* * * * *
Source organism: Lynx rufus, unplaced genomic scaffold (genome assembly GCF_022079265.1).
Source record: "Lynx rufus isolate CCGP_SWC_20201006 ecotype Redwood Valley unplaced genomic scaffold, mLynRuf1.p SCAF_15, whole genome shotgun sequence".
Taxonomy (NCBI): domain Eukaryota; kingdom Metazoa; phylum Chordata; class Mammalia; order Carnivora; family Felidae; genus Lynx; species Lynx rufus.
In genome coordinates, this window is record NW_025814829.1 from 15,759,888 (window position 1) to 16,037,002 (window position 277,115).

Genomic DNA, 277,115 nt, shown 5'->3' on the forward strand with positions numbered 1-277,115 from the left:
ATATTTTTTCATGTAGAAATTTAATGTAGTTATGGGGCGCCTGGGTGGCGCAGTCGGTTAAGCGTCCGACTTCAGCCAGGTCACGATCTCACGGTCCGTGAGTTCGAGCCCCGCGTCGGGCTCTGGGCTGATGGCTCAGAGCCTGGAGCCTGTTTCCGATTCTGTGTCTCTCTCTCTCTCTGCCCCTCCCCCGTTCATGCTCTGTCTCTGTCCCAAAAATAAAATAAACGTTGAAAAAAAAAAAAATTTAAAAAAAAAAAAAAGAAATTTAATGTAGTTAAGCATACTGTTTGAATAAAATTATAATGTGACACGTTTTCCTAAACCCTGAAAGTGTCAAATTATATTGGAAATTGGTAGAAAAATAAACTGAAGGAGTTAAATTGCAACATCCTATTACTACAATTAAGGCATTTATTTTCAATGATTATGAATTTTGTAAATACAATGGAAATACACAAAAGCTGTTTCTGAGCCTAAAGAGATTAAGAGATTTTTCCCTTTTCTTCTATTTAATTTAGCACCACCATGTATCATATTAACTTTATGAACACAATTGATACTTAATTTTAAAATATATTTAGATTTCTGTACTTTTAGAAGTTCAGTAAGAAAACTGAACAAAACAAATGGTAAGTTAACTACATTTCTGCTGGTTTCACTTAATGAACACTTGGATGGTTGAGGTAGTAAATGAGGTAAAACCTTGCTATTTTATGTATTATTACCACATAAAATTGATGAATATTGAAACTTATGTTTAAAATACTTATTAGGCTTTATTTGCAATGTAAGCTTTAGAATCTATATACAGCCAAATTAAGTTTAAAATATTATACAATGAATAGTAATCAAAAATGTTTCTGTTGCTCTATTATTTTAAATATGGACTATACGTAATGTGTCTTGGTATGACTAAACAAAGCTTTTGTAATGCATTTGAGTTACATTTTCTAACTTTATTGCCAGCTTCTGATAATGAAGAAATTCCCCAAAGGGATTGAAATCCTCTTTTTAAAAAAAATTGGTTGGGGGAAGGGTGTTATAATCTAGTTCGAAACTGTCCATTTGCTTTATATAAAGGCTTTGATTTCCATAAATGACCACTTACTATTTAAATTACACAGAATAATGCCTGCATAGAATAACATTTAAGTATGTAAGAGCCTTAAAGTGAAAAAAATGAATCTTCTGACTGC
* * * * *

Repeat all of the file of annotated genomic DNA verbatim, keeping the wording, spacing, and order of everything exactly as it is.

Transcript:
Source organism: Lynx rufus, unplaced genomic scaffold (genome assembly GCF_022079265.1).
Source record: "Lynx rufus isolate CCGP_SWC_20201006 ecotype Redwood Valley unplaced genomic scaffold, mLynRuf1.p SCAF_15, whole genome shotgun sequence".
Taxonomy (NCBI): domain Eukaryota; kingdom Metazoa; phylum Chordata; class Mammalia; order Carnivora; family Felidae; genus Lynx; species Lynx rufus.
In genome coordinates, this window is record NW_025814829.1 from 15,759,888 (window position 1) to 16,037,002 (window position 277,115).

Genomic DNA, 277,115 nt, shown 5'->3' on the forward strand with positions numbered 1-277,115 from the left:
ATATTTTTTCATGTAGAAATTTAATGTAGTTATGGGGCGCCTGGGTGGCGCAGTCGGTTAAGCGTCCGACTTCAGCCAGGTCACGATCTCACGGTCCGTGAGTTCGAGCCCCGCGTCGGGCTCTGGGCTGATGGCTCAGAGCCTGGAGCCTGTTTCCGATTCTGTGTCTCTCTCTCTCTCTGCCCCTCCCCCGTTCATGCTCTGTCTCTGTCCCAAAAATAAAATAAACGTTGAAAAAAAAAAAAATTTAAAAAAAAAAAAAAGAAATTTAATGTAGTTAAGCATACTGTTTGAATAAAATTATAATGTGACACGTTTTCCTAAACCCTGAAAGTGTCAAATTATATTGGAAATTGGTAGAAAAATAAACTGAAGGAGTTAAATTGCAACATCCTATTACTACAATTAAGGCATTTATTTTCAATGATTATGAATTTTGTAAATACAATGGAAATACACAAAAGCTGTTTCTGAGCCTAAAGAGATTAAGAGATTTTTCCCTTTTCTTCTATTTAATTTAGCACCACCATGTATCATATTAACTTTATGAACACAATTGATACTTAATTTTAAAATATATTTAGATTTCTGTACTTTTAGAAGTTCAGTAAGAAAACTGAACAAAACAAATGGTAAGTTAACTACATTTCTGCTGGTTTCACTTAATGAACACTTGGATGGTTGAGGTAGTAAATGAGGTAAAACCTTGCTATTTTATGTATTATTACCACATAAAATTGATGAATATTGAAACTTATGTTTAAAATACTTATTAGGCTTTATTTGCAATGTAAGCTTTAGAATCTATATACAGCCAAATTAAGTTTAAAATATTATACAATGAATAGTAATCAAAAATGTTTCTGTTGCTCTATTATTTTAAATATGGACTATACGTAATGTGTCTTGGTATGACTAAACAAAGCTTTTGTAATGCATTTGAGTTACATTTTCTAACTTTATTGCCAGCTTCTGATAATGAAGAAATTCCCCAAAGGGATTGAAATCCTCTTTTTAAAAAAAATTGGTTGGGGGAAGGGTGTTATAATCTAGTTCGAAACTGTCCATTTGCTTTATATAAAGGCTTTGATTTCCATAAATGACCACTTACTATTTAAATTACACAGAATAATGCCTGCATAGAATAACATTTAAGTATGTAAGAGCCTTAAAGTGAAAAAAATGAATCTTCTGACTGC